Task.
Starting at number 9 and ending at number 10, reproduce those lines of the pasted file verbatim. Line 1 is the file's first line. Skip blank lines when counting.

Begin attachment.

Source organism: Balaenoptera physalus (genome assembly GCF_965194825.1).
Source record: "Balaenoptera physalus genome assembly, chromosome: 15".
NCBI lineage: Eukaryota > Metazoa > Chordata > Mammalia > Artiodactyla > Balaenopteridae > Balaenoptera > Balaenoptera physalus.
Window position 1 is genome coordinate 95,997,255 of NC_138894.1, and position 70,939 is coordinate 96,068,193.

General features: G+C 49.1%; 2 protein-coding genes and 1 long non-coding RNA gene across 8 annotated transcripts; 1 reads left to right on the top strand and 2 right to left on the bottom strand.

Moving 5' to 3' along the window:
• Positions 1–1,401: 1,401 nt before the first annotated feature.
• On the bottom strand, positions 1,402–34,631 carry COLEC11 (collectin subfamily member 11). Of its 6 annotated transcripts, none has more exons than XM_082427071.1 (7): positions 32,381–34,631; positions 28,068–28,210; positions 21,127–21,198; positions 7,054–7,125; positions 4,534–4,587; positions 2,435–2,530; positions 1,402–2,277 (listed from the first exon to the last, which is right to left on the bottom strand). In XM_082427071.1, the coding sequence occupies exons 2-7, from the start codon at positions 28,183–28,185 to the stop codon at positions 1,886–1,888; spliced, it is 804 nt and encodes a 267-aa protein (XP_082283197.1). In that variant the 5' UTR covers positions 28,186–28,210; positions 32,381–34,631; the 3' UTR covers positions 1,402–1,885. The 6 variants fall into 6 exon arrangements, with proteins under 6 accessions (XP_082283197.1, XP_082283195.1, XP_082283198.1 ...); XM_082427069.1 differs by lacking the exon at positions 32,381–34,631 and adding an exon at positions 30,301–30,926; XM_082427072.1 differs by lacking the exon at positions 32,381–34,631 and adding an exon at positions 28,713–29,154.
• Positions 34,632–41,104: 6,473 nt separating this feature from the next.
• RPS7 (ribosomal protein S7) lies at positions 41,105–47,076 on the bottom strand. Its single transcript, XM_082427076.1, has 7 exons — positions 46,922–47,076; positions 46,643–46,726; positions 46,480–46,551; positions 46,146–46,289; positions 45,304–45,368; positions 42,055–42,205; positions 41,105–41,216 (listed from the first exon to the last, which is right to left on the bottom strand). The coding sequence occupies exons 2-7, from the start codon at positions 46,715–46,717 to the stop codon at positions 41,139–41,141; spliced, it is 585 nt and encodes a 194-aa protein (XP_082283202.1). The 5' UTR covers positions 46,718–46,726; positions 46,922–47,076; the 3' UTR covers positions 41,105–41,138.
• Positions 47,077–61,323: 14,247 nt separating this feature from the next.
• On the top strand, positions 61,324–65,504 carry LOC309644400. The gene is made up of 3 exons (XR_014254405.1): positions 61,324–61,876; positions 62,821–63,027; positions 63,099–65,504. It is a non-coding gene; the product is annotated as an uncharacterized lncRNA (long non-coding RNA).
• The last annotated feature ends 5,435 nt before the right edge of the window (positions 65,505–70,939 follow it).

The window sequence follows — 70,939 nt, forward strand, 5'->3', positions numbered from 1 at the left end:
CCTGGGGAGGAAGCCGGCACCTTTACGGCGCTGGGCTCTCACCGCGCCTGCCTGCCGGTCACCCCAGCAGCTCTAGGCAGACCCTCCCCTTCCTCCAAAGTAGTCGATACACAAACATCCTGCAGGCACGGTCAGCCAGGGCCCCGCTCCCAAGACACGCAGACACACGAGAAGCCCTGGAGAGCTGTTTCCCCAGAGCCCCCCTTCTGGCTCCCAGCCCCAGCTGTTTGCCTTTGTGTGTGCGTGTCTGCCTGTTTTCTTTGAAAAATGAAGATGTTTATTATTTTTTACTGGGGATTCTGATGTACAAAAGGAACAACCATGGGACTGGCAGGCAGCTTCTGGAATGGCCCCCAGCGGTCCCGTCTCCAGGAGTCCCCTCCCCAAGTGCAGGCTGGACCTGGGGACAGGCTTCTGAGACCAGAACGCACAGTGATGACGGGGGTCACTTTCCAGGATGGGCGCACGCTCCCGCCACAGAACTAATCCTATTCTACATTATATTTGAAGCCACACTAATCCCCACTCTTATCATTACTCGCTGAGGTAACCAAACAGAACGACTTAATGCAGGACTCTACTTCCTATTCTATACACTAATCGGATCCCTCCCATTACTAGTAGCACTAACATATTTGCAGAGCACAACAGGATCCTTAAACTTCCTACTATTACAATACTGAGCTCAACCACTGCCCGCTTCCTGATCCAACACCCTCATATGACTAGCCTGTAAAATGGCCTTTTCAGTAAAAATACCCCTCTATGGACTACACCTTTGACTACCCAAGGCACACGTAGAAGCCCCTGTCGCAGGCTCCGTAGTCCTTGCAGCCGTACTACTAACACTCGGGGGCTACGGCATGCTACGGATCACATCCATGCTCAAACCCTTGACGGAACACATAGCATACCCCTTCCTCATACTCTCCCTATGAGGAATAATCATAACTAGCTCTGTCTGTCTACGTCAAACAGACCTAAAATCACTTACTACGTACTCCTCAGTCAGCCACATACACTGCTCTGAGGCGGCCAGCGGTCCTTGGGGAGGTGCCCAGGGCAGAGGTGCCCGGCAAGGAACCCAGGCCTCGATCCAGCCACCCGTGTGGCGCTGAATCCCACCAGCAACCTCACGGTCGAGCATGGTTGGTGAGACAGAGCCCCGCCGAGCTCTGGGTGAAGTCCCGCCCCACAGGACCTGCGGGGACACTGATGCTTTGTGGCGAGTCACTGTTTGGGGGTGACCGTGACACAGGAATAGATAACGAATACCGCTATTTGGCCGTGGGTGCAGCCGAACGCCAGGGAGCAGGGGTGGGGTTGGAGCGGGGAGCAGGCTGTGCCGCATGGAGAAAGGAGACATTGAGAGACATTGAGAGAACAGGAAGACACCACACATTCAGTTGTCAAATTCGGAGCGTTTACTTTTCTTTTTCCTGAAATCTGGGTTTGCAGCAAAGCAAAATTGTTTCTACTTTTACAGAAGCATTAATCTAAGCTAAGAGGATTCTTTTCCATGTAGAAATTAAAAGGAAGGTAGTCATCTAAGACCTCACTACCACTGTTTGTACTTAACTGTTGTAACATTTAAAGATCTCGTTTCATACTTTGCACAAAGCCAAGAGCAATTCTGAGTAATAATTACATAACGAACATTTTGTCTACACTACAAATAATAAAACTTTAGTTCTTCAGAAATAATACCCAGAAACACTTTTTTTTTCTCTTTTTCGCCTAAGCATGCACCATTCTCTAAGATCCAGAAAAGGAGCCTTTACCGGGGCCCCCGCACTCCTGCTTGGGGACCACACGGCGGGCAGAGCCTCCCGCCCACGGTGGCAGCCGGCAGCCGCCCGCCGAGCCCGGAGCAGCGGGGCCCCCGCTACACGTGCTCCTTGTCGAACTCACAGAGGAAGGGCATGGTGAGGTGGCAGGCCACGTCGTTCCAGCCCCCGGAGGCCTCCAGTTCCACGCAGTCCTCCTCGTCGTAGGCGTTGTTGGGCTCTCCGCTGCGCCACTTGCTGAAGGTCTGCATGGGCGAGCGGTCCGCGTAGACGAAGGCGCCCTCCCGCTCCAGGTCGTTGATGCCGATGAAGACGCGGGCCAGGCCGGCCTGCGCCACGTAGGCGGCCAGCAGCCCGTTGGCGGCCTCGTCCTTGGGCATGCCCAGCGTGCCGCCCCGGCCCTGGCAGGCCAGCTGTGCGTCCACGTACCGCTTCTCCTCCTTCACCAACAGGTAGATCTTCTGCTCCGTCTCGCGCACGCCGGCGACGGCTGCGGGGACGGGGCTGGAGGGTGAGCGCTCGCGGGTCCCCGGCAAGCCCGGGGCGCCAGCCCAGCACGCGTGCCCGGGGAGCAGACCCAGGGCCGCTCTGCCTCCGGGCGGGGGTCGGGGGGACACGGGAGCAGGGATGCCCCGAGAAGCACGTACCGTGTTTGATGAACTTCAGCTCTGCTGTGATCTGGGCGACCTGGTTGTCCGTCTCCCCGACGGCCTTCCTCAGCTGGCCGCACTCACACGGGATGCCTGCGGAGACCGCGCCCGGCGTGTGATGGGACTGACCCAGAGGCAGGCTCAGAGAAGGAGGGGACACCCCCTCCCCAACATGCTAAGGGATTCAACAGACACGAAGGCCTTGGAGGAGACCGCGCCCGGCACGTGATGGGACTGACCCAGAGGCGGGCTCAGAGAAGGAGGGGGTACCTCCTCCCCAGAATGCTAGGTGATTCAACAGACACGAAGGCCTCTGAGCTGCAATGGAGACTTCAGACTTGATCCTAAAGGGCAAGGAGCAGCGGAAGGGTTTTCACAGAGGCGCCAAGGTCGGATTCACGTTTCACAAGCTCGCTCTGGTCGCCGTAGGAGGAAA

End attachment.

• Positions 34,632–41,104: 6,473 nt separating this feature from the next.
• RPS7 (ribosomal protein S7) lies at positions 41,105–47,076 on the bottom strand. Its single transcript, XM_082427076.1, has 7 exons — positions 46,922–47,076; positions 46,643–46,726; positions 46,480–46,551; positions 46,146–46,289; positions 45,304–45,368; positions 42,055–42,205; positions 41,105–41,216 (listed from the first exon to the last, which is right to left on the bottom strand). The coding sequence occupies exons 2-7, from the start codon at positions 46,715–46,717 to the stop codon at positions 41,139–41,141; spliced, it is 585 nt and encodes a 194-aa protein (XP_082283202.1). The 5' UTR covers positions 46,718–46,726; positions 46,922–47,076; the 3' UTR covers positions 41,105–41,138.